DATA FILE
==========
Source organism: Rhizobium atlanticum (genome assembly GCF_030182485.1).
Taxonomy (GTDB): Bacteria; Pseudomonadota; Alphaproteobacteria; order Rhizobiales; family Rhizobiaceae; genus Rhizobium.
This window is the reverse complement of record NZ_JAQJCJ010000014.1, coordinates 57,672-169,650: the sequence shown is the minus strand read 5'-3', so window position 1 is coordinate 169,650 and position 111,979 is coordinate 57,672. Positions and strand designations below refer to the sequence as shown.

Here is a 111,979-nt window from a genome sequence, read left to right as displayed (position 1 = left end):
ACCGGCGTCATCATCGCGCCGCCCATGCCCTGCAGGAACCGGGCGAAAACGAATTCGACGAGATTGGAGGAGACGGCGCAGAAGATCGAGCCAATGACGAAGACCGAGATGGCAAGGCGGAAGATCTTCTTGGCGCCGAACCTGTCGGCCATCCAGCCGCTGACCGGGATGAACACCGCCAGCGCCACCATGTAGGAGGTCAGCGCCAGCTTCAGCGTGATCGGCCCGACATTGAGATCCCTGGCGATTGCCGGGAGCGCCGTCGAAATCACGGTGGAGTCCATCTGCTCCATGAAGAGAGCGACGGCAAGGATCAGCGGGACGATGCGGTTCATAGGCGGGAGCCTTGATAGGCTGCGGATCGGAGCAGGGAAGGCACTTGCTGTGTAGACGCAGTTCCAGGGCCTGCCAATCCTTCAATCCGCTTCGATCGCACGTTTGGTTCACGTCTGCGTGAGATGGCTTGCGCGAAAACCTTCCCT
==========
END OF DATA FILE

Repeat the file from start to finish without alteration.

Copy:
Source organism: Rhizobium atlanticum (genome assembly GCF_030182485.1).
Taxonomy (GTDB): Bacteria; Pseudomonadota; Alphaproteobacteria; order Rhizobiales; family Rhizobiaceae; genus Rhizobium.
This window is the reverse complement of record NZ_JAQJCJ010000014.1, coordinates 57,672-169,650: the sequence shown is the minus strand read 5'-3', so window position 1 is coordinate 169,650 and position 111,979 is coordinate 57,672. Positions and strand designations below refer to the sequence as shown.

Here is a 111,979-nt window from a genome sequence, read left to right as displayed (position 1 = left end):
ACCGGCGTCATCATCGCGCCGCCCATGCCCTGCAGGAACCGGGCGAAAACGAATTCGACGAGATTGGAGGAGACGGCGCAGAAGATCGAGCCAATGACGAAGACCGAGATGGCAAGGCGGAAGATCTTCTTGGCGCCGAACCTGTCGGCCATCCAGCCGCTGACCGGGATGAACACCGCCAGCGCCACCATGTAGGAGGTCAGCGCCAGCTTCAGCGTGATCGGCCCGACATTGAGATCCCTGGCGATTGCCGGGAGCGCCGTCGAAATCACGGTGGAGTCCATCTGCTCCATGAAGAGAGCGACGGCAAGGATCAGCGGGACGATGCGGTTCATAGGCGGGAGCCTTGATAGGCTGCGGATCGGAGCAGGGAAGGCACTTGCTGTGTAGACGCAGTTCCAGGGCCTGCCAATCCTTCAATCCGCTTCGATCGCACGTTTGGTTCACGTCTGCGTGAGATGGCTTGCGCGAAAACCTTCCCT